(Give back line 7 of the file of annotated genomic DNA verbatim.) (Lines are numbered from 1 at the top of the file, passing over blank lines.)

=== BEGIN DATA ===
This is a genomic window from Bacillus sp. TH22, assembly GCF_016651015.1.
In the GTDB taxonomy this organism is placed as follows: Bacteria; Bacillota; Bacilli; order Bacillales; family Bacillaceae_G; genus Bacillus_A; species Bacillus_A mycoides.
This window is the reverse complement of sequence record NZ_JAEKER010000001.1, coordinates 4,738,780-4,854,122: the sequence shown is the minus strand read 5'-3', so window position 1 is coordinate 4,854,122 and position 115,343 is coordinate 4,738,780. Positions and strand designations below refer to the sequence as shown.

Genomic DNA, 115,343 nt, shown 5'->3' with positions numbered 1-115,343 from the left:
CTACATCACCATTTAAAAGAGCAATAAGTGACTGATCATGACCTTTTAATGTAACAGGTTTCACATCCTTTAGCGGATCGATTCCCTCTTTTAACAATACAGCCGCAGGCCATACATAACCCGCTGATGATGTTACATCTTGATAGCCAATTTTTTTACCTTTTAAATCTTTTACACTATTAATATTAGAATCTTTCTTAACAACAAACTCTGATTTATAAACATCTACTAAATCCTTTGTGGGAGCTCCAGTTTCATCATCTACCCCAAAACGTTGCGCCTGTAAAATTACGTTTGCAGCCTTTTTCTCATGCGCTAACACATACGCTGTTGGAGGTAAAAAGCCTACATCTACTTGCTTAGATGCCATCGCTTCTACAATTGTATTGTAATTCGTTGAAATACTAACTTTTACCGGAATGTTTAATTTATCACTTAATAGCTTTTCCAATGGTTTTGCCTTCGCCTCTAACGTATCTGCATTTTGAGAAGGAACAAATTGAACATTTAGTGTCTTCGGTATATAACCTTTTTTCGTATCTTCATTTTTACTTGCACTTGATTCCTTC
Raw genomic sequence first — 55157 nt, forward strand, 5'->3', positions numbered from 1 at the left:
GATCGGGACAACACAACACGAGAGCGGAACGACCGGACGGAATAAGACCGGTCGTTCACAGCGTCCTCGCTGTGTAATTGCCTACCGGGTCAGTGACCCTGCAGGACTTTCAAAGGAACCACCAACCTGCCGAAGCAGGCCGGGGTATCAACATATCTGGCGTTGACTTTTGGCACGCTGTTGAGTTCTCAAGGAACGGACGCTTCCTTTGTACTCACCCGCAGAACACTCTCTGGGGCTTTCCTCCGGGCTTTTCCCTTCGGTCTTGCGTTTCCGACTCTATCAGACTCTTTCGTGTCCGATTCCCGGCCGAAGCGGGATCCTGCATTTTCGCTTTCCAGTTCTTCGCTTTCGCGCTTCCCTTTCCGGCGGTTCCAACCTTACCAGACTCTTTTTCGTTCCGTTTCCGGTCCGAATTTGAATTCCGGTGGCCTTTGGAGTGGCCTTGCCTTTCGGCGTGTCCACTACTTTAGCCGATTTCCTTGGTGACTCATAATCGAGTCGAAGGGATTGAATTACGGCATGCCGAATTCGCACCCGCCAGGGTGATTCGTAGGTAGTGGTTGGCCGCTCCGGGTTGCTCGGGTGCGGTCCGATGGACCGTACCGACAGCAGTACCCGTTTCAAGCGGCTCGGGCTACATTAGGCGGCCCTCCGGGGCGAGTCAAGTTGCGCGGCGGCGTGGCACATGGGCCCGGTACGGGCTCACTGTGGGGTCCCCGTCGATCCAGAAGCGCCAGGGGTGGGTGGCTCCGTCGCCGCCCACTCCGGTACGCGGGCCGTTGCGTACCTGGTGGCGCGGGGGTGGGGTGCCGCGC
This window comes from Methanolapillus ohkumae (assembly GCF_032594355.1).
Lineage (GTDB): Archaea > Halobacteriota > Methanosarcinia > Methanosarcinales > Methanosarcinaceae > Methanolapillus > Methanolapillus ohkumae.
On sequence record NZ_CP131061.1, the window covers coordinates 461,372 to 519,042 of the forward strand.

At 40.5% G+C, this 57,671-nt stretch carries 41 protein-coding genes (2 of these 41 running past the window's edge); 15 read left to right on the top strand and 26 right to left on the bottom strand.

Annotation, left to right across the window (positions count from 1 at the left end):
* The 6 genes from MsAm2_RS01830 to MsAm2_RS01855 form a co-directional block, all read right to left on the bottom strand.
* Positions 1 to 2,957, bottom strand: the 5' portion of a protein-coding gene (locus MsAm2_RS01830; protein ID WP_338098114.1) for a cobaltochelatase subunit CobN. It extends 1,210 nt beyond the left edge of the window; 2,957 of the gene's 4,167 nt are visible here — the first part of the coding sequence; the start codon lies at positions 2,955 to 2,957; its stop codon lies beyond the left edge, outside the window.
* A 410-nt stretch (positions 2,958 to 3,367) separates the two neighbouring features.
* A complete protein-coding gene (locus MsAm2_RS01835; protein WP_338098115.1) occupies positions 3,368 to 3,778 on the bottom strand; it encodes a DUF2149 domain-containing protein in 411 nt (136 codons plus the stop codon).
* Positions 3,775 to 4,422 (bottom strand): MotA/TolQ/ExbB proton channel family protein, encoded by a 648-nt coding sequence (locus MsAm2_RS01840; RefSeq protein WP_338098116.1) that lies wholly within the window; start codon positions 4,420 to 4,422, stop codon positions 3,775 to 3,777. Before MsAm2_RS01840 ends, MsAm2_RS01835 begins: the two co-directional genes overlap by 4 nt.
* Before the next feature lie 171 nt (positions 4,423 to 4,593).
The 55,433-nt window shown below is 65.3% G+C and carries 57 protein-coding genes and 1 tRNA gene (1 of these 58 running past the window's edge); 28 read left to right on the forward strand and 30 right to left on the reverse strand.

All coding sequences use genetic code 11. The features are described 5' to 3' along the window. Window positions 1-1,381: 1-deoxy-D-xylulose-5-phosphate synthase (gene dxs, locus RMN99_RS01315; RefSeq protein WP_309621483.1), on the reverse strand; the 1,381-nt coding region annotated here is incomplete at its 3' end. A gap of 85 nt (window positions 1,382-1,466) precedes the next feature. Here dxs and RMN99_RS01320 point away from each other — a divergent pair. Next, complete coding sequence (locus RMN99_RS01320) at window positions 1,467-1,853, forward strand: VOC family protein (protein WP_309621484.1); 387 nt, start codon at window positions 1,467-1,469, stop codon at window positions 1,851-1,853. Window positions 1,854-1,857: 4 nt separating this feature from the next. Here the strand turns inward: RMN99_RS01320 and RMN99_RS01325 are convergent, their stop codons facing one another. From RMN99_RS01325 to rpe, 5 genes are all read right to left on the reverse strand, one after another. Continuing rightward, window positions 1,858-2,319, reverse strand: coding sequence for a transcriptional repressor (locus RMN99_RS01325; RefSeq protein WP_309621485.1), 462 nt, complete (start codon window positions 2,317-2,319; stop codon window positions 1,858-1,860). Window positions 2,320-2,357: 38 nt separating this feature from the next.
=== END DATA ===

GATCGGGACAACACAACACGAGAGCGGAACGACCGGACGGAATAAGACCGGTCGTTCACAGCGTCCTCGCTGTGTAATTGCCTACCGGGTCAGTGACCCTGCAGGACTTTCAAAGGAACCACCAACCTGCCGAAGCAGGCCGGGGTATCAACATATCTGGCGTTGACTTTTGGCACGCTGTTGAGTTCTCAAGGAACGGACGCTTCCTTTGTACTCACCCGCAGAACACTCTCTGGGGCTTTCCTCCGGGCTTTTCCCTTCGGTCTTGCGTTTCCGACTCTATCAGACTCTTTCGTGTCCGATTCCCGGCCGAAGCGGGATCCTGCATTTTCGCTTTCCAGTTCTTCGCTTTCGCGCTTCCCTTTCCGGCGGTTCCAACCTTACCAGACTCTTTTTCGTTCCGTTTCCGGTCCGAATTTGAATTCCGGTGGCCTTTGGAGTGGCCTTGCCTTTCGGCGTGTCCACTACTTTAGCCGATTTCCTTGGTGACTCATAATCGAGTCGAAGGGATTGAATTACGGCATGCCGAATTCGCACCCGCCAGGGTGATTCGTAGGTAGTGGTTGGCCGCTCCGGGTTGCTCGGGTGCGGTCCGATGGACCGTACCGACAGCAGTACCCGTTTCAAGCGGCTCGGGCTACATTAGGCGGCCCTCCGGGGCGAGTCAAGTTGCGCGGCGGCGTGGCACATGGGCCCGGTACGGGCTCACTGTGGGGTCCCCGTCGATCCAGAAGCGCCAGGGGTGGGTGGCTCCGTCGCCGCCCACTCCGGTACGCGGGCCGTTGCGTACCTGGTGGCGCGGGGGTGGGGTGCCGCGC